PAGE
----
Flower gardens come in two basic types: you can make either an annual flower garden that you dig up and replant each year (or twice a year in mild-winter areas) or a perennial garden that stays somewhat the same from year to year. Perennial gardens can include shrubs and annuals as well as perennials, but including perennial plants in an annual garden makes it difficult to dig and replant.
Proper planning of either type begins in January with the arrival of mail-order catalogs. Use these to make lists of plants you wish to grow and to help you decide which to order by mail and which to buy locally.
If you are not already on the mailing list of several mail-order nurseries, buy the December issue of a gardening magazine and request catalogs from the advertisements in it.
Next, sketch the garden on paper to help you decide where to place everything on your wish list. It’s easy to order too many plants for your space, so it’s best to design the garden before ordering or buying plants. Sketching the flower areas will help you determine how many plants or packets of seeds to buy and whether your garden can supply the sun or shade they need.
The easiest way to plan a garden layout is with graph paper. Use it to sketch the property, allotting one square of grid for each square foot of garden space. Show where beds and borders will be located and mark whether they are in sun or shade. Then lay a piece of tracing paper over the graph paper and begin planning your garden. Be willing to try ideas and throw them away. You may discard many pieces of tracing paper before settling on a final plan.
Most annuals are happy with 12-inch spacing, but perennials may need as much as 3 feet. This rule of thumb can help you determine how many plants you will need for a given area. Shade in the beds and borders you have sketched on graph paper with felt-tipped colored pens. Use different colors to represent different plant groups; for example, 12 yellow squares to show a planting of a dozen marigolds or 24 red squares to show a planting of two dozen wax begonias. Then draw up your plant list. To create a visually interesting bed or border, remember to include low edging plants and tall background plants.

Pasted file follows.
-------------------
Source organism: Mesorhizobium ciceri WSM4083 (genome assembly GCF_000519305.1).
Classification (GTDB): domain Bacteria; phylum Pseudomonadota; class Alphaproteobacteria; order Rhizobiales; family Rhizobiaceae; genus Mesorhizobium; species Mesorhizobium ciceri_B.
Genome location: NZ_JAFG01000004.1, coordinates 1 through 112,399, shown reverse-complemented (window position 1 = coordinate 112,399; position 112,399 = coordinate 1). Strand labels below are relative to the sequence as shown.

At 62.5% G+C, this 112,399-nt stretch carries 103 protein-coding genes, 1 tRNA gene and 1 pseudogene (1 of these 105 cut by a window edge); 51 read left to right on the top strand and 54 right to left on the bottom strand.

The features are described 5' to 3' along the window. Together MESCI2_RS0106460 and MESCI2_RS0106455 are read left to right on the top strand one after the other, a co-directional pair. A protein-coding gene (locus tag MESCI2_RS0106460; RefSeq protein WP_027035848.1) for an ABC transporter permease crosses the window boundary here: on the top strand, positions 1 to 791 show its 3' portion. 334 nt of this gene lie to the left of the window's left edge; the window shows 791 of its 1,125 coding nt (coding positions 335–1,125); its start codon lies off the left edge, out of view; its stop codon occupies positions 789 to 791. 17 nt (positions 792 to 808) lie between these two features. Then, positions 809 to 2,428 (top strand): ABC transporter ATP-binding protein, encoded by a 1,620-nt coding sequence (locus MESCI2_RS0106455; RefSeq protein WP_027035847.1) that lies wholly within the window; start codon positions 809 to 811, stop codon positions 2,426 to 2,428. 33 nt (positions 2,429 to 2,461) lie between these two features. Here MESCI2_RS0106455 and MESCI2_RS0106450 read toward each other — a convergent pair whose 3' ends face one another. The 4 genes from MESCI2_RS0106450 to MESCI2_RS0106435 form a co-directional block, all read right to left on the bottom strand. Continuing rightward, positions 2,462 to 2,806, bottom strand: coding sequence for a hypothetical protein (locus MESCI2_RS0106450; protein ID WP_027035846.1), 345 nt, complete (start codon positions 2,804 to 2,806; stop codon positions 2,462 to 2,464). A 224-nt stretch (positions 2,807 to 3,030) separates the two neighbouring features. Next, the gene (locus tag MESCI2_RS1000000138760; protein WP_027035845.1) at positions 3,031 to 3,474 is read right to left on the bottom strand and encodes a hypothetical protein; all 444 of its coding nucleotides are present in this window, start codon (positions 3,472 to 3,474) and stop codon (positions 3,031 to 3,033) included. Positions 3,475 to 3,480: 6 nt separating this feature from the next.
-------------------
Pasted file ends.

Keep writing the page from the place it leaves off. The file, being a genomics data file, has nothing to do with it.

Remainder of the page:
Laying Out Beds and Borders
Beds and borders are the most common locations for annuals and perennials. A bed usually is an island of soil—either square, rectangular, oval, round, or kidney-shaped—surrounded by paving or lawn. The most pleasing way to plant beds is to group tall plants in the middle, then circle them with intermediate-height plants and an outer ring of low-growing plants.
A border normally is a strip of soil backed by a hedge, wall, fence, or path. The planting may be formal (neatly geometrical) or informal (with a wavy edge). Tall plants should be placed at the rear, intermediate-height plants in front of them, and low-growing plants as an edging. A line of shrubs such as forsythias or hydrangeas makes an excellent background for a border of shorter flowers.
To transfer your planting plan from a piece of graph paper to the garden, take a sharp stick or a bag of flour and outline the planting stations for each flower variety. For greater precision, mark out beds and borders with string stretched between wooden stakes, or use flexible garden hose for a curving edge.
Begin by removing any sod or plants on the soil. Next, spread any amendments and fertilizers you would like to add to improve the soil. Finally, turn over the soil with a spade or rotary tiller to mix the amendments in and loosen the soil. Try to avoid walking on it after it has been turned. If you can’t reach part of it from the edge, lay down a board to kneel on to prevent compacting the soil.
You can buy plants from nurseries or through the mail. If you order live plants in January, the mail-order nursery will ship them to you at the right time for planting in your area.
During the growing season, nurseries sell live transplants. Select stocky, strong-looking plants. It’s a good policy to “buy green” by selecting plants that haven’t yet begun to bloom. These young plants adapt better to their new environment than blooming plants, and will bloom in just a short time.
Perennials are often sold in containers in larger sizes than transplants. These plants may or may not be blooming when you buy them. Buying larger plants saves a year or so of waiting for them to reach blooming size. Perennials might take three years from seed to reach their full size.